Multiple injections and high EGR rates are now widely adopted for combustion and emissions control in passenger car diesel engines. In a wide range of operating conditions, fuel is provided through one to five separated injection events, and recirculated gas fractions between 0 to 30% are used. Within this context, fast and reliable multi-dimensional models are necessary to define suitable injection strategies for different operating points and reduce both the costs and time required for engine design and development. In this work, the authors have applied a modified version of the characteristic time-scale combustion model (CTC) to predict combustion and pollutant emissions in diesel engines using advanced injection strategies. The Shell auto-ignition model is used to predict auto-ignition, with a suitable set of coefficients that were tuned for diesel fuel.
Technical Paper

Multi-Dimensional Modeling of Combustion in Compression Ignition Engines Operating with Variable Charge Premixing Levels

Premixed combustion modes in compression ignition engines are studied as a promising solution to meet fuel economy and increasingly stringent emissions regulations. Nevertheless, PCCI combustion systems are not yet consolidated enough for practical applications. The high complexity of such combustion systems in terms of both air-fuel charge preparation and combustion process control requires the employment of robust and reliable numerical tools to provide adequate comprehension of the phenomena. Object of this work is the development and validation of suitable models to evaluate the effects of charge premixing levels in diesel combustion. This activity was performed using the Lib-ICE code, which is a set of applications and libraries for IC engine simulations developed using the OpenFOAM® technology.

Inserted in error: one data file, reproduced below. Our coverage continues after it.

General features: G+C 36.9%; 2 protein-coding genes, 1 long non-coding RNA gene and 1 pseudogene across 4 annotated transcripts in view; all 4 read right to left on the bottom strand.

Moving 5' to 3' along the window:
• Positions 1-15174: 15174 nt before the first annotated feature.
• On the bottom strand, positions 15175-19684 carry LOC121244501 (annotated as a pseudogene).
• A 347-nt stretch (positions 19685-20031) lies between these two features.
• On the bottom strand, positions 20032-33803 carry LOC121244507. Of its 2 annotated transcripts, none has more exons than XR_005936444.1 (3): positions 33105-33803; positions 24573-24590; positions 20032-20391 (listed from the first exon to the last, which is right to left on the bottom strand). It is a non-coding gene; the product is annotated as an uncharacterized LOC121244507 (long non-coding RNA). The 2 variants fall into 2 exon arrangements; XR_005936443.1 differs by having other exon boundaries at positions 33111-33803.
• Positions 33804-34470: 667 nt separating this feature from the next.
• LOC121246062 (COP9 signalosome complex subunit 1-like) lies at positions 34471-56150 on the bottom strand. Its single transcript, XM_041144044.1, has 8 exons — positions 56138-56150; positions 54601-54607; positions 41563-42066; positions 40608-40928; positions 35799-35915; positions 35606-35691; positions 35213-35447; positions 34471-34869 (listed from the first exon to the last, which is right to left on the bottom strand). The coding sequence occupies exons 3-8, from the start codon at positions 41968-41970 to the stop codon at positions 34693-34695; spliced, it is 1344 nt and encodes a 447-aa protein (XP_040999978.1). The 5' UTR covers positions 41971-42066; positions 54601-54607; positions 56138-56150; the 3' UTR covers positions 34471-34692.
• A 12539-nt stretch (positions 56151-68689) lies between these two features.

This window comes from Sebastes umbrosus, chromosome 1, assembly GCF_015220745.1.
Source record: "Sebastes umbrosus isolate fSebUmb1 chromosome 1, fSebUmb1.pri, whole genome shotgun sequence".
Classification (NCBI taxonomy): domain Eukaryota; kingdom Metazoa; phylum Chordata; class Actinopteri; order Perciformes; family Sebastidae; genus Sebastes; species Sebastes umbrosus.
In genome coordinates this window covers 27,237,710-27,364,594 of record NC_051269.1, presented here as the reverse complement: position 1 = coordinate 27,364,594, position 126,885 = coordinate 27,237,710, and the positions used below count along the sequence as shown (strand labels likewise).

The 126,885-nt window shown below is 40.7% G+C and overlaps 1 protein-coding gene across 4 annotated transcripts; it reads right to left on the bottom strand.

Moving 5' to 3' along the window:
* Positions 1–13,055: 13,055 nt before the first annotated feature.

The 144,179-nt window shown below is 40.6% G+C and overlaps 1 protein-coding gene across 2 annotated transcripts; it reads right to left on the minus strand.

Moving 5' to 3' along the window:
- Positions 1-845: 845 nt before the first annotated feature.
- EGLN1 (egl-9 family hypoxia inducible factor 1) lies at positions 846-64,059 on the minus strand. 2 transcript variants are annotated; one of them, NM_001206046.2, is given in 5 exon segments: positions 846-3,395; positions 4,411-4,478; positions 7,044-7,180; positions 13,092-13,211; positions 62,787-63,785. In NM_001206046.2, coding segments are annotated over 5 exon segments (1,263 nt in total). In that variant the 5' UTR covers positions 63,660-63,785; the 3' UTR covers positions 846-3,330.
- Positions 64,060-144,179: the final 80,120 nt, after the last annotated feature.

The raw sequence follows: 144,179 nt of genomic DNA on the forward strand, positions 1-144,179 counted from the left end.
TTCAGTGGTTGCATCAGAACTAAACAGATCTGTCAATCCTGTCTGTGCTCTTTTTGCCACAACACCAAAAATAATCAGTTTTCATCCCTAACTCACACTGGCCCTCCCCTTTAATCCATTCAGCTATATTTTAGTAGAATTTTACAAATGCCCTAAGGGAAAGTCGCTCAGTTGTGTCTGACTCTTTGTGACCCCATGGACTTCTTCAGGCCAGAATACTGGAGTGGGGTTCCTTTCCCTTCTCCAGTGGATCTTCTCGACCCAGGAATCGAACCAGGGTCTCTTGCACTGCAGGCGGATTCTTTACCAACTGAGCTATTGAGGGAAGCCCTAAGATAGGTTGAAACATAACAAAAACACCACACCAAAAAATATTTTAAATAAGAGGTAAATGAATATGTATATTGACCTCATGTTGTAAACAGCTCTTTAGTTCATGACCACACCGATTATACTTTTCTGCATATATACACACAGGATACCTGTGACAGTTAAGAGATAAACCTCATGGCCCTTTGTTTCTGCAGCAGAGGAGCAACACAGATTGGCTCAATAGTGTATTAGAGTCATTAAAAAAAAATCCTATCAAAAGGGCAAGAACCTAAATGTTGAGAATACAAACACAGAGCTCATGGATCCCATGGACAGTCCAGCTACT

Journal Article

Experimental Characterization of High-Pressure Impinging Sprays for CFD Modeling of GDI Engines

Today, Direct-Injection systems are widely used on Spark-Ignition engines in combination with turbo-charging to reduce the fuel-consumption and the knock risks. In particular, the spread of Gasoline Direct Injection (GDI) systems is mainly related to the use of new generations of multi-hole, high-pressure injectors whose characteristics are quite different with respect to the hollow-cone, low-pressure injectors adopted in the last decade. This paper presents the results of an experimental campaign conducted on the spray produced by a GDI six-holes injector into a constant volume vessel with optical access. The vessel was filled with air at atmospheric pressure. Different operating conditions were considered for an injection pressure ranging from 3 to 20 MPa. For each operating condition, spray images were acquired by a CCD camera and then post processed to evaluate the spray penetration and cone angles.
Technical Paper

CFD Modelling of Gasoline Sprays

A comprehensive model for sprays emerging from high pressure swirl injectors for GDI engine application has been developed. The primary and secondary atomization mechanism as well as the evaporation process both in standard and superheated conditions are taken into account. The spray modelling after the injection is based on the Liquid Instability Sheet Atomization (LISA) approach, modified to correctly predict the liquid sheet thickness at the breakup length. The effect of different values of the superheat degree on evaporation and impact on the spray distribution and fuel-air mixing is analyzed. Comparisons with experimental data show good agreements under atmospheric conditions and with different superheated degrees, while some discrepancies occur under higher ambient pressures.